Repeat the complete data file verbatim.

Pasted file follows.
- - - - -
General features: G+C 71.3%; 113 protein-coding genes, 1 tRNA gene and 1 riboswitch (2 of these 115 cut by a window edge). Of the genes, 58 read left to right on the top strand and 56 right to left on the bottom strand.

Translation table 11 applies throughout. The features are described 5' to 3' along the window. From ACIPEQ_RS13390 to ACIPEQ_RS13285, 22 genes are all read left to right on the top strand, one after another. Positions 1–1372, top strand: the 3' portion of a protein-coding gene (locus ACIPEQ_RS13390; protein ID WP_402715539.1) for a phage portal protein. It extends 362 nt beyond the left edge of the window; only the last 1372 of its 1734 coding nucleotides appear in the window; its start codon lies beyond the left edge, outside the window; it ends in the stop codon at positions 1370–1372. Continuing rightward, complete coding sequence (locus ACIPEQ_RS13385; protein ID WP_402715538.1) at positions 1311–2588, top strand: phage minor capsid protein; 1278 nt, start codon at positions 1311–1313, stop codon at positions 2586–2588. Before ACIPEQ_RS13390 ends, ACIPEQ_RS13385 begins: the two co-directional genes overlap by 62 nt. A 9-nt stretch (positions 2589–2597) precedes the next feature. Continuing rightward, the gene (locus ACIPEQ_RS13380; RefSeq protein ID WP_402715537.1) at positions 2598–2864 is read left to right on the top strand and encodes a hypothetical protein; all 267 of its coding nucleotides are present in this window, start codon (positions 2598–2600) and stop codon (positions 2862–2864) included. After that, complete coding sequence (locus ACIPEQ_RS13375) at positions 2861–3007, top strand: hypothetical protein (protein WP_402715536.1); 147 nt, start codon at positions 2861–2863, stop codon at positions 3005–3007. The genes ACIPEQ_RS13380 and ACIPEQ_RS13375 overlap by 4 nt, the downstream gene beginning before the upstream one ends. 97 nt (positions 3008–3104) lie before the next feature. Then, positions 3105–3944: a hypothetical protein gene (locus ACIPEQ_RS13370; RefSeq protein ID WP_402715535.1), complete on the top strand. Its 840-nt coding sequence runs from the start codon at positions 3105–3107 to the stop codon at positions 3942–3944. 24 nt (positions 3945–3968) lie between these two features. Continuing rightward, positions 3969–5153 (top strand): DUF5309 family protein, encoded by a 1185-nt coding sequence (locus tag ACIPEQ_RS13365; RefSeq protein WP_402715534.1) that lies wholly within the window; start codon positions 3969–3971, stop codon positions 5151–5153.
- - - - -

General features: G+C 71.3%; 113 protein-coding genes, 1 tRNA gene and 1 riboswitch (2 of these 115 cut by a window edge). Of the genes, 58 read left to right on the top strand and 56 right to left on the bottom strand.

Translation table 11 applies throughout. The features are described 5' to 3' along the window. From ACIPEQ_RS13390 to ACIPEQ_RS13285, 22 genes are all read left to right on the top strand, one after another. Positions 1–1372, top strand: the 3' portion of a protein-coding gene (locus ACIPEQ_RS13390; protein ID WP_402715539.1) for a phage portal protein. It extends 362 nt beyond the left edge of the window; only the last 1372 of its 1734 coding nucleotides appear in the window; its start codon lies beyond the left edge, outside the window; it ends in the stop codon at positions 1370–1372. Continuing rightward, complete coding sequence (locus ACIPEQ_RS13385; protein ID WP_402715538.1) at positions 1311–2588, top strand: phage minor capsid protein; 1278 nt, start codon at positions 1311–1313, stop codon at positions 2586–2588. Before ACIPEQ_RS13390 ends, ACIPEQ_RS13385 begins: the two co-directional genes overlap by 62 nt. A 9-nt stretch (positions 2589–2597) precedes the next feature. Continuing rightward, the gene (locus ACIPEQ_RS13380; RefSeq protein ID WP_402715537.1) at positions 2598–2864 is read left to right on the top strand and encodes a hypothetical protein; all 267 of its coding nucleotides are present in this window, start codon (positions 2598–2600) and stop codon (positions 2862–2864) included. After that, complete coding sequence (locus ACIPEQ_RS13375) at positions 2861–3007, top strand: hypothetical protein (protein WP_402715536.1); 147 nt, start codon at positions 2861–2863, stop codon at positions 3005–3007. The genes ACIPEQ_RS13380 and ACIPEQ_RS13375 overlap by 4 nt, the downstream gene beginning before the upstream one ends. 97 nt (positions 3008–3104) lie before the next feature. Then, positions 3105–3944: a hypothetical protein gene (locus ACIPEQ_RS13370; RefSeq protein ID WP_402715535.1), complete on the top strand. Its 840-nt coding sequence runs from the start codon at positions 3105–3107 to the stop codon at positions 3942–3944. 24 nt (positions 3945–3968) lie between these two features. Continuing rightward, positions 3969–5153 (top strand): DUF5309 family protein, encoded by a 1185-nt coding sequence (locus tag ACIPEQ_RS13365; RefSeq protein WP_402715534.1) that lies wholly within the window; start codon positions 3969–3971, stop codon positions 5151–5153.